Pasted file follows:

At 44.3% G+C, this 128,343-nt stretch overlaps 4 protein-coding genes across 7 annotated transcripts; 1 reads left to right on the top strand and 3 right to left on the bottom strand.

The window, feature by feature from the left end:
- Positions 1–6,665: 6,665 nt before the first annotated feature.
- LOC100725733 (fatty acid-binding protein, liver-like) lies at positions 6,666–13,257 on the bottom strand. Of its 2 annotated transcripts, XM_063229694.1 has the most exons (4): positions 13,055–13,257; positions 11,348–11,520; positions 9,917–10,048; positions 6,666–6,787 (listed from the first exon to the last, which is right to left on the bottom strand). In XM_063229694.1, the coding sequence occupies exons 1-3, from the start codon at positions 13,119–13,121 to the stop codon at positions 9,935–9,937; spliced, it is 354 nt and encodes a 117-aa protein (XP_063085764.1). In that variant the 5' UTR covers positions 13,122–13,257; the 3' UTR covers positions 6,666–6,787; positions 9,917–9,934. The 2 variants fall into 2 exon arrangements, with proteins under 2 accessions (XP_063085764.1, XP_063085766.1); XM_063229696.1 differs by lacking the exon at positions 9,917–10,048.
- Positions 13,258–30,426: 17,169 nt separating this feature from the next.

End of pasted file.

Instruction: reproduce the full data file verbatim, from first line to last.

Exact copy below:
At 44.3% G+C, this 128,343-nt stretch overlaps 4 protein-coding genes across 7 annotated transcripts; 1 reads left to right on the top strand and 3 right to left on the bottom strand.

The window, feature by feature from the left end:
- Positions 1–6,665: 6,665 nt before the first annotated feature.
- LOC100725733 (fatty acid-binding protein, liver-like) lies at positions 6,666–13,257 on the bottom strand. Of its 2 annotated transcripts, XM_063229694.1 has the most exons (4): positions 13,055–13,257; positions 11,348–11,520; positions 9,917–10,048; positions 6,666–6,787 (listed from the first exon to the last, which is right to left on the bottom strand). In XM_063229694.1, the coding sequence occupies exons 1-3, from the start codon at positions 13,119–13,121 to the stop codon at positions 9,935–9,937; spliced, it is 354 nt and encodes a 117-aa protein (XP_063085764.1). In that variant the 5' UTR covers positions 13,122–13,257; the 3' UTR covers positions 6,666–6,787; positions 9,917–9,934. The 2 variants fall into 2 exon arrangements, with proteins under 2 accessions (XP_063085764.1, XP_063085766.1); XM_063229696.1 differs by lacking the exon at positions 9,917–10,048.
- Positions 13,258–30,426: 17,169 nt separating this feature from the next.